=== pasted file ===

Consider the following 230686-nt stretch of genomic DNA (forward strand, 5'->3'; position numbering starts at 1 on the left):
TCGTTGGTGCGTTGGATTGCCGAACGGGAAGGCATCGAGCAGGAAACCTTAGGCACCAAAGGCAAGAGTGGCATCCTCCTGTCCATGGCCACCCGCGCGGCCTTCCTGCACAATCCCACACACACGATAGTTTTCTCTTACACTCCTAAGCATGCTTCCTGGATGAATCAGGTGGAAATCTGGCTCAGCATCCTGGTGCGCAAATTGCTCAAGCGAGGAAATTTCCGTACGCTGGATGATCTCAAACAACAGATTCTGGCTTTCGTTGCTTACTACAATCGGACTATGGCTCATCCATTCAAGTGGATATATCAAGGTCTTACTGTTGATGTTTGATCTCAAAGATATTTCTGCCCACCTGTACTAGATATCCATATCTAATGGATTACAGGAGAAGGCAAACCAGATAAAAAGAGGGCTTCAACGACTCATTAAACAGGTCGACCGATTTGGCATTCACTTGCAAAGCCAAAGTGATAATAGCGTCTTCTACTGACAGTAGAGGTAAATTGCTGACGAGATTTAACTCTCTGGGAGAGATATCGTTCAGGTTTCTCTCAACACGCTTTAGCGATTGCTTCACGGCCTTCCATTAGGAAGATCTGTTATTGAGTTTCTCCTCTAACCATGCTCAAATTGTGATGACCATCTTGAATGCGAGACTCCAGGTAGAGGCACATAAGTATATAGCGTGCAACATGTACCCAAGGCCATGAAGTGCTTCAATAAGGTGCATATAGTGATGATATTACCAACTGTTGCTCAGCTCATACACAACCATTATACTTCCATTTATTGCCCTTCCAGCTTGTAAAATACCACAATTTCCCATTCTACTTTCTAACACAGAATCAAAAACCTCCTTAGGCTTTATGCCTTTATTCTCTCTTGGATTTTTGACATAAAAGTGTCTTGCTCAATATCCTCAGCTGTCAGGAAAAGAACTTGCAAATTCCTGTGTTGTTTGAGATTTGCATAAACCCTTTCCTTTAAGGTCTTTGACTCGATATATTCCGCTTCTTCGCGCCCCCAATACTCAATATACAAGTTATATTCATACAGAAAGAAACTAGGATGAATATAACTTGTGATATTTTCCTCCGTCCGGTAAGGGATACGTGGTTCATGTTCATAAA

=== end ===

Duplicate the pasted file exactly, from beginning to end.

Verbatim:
Consider the following 230686-nt stretch of genomic DNA (forward strand, 5'->3'; position numbering starts at 1 on the left):
TCGTTGGTGCGTTGGATTGCCGAACGGGAAGGCATCGAGCAGGAAACCTTAGGCACCAAAGGCAAGAGTGGCATCCTCCTGTCCATGGCCACCCGCGCGGCCTTCCTGCACAATCCCACACACACGATAGTTTTCTCTTACACTCCTAAGCATGCTTCCTGGATGAATCAGGTGGAAATCTGGCTCAGCATCCTGGTGCGCAAATTGCTCAAGCGAGGAAATTTCCGTACGCTGGATGATCTCAAACAACAGATTCTGGCTTTCGTTGCTTACTACAATCGGACTATGGCTCATCCATTCAAGTGGATATATCAAGGTCTTACTGTTGATGTTTGATCTCAAAGATATTTCTGCCCACCTGTACTAGATATCCATATCTAATGGATTACAGGAGAAGGCAAACCAGATAAAAAGAGGGCTTCAACGACTCATTAAACAGGTCGACCGATTTGGCATTCACTTGCAAAGCCAAAGTGATAATAGCGTCTTCTACTGACAGTAGAGGTAAATTGCTGACGAGATTTAACTCTCTGGGAGAGATATCGTTCAGGTTTCTCTCAACACGCTTTAGCGATTGCTTCACGGCCTTCCATTAGGAAGATCTGTTATTGAGTTTCTCCTCTAACCATGCTCAAATTGTGATGACCATCTTGAATGCGAGACTCCAGGTAGAGGCACATAAGTATATAGCGTGCAACATGTACCCAAGGCCATGAAGTGCTTCAATAAGGTGCATATAGTGATGATATTACCAACTGTTGCTCAGCTCATACACAACCATTATACTTCCATTTATTGCCCTTCCAGCTTGTAAAATACCACAATTTCCCATTCTACTTTCTAACACAGAATCAAAAACCTCCTTAGGCTTTATGCCTTTATTCTCTCTTGGATTTTTGACATAAAAGTGTCTTGCTCAATATCCTCAGCTGTCAGGAAAAGAACTTGCAAATTCCTGTGTTGTTTGAGATTTGCATAAACCCTTTCCTTTAAGGTCTTTGACTCGATATATTCCGCTTCTTCGCGCCCCCAATACTCAATATACAAGTTATATTCATACAGAAAGAAACTAGGATGAATATAACTTGTGATATTTTCCTCCGTCCGGTAAGGGATACGTGGTTCATGTTCATAAA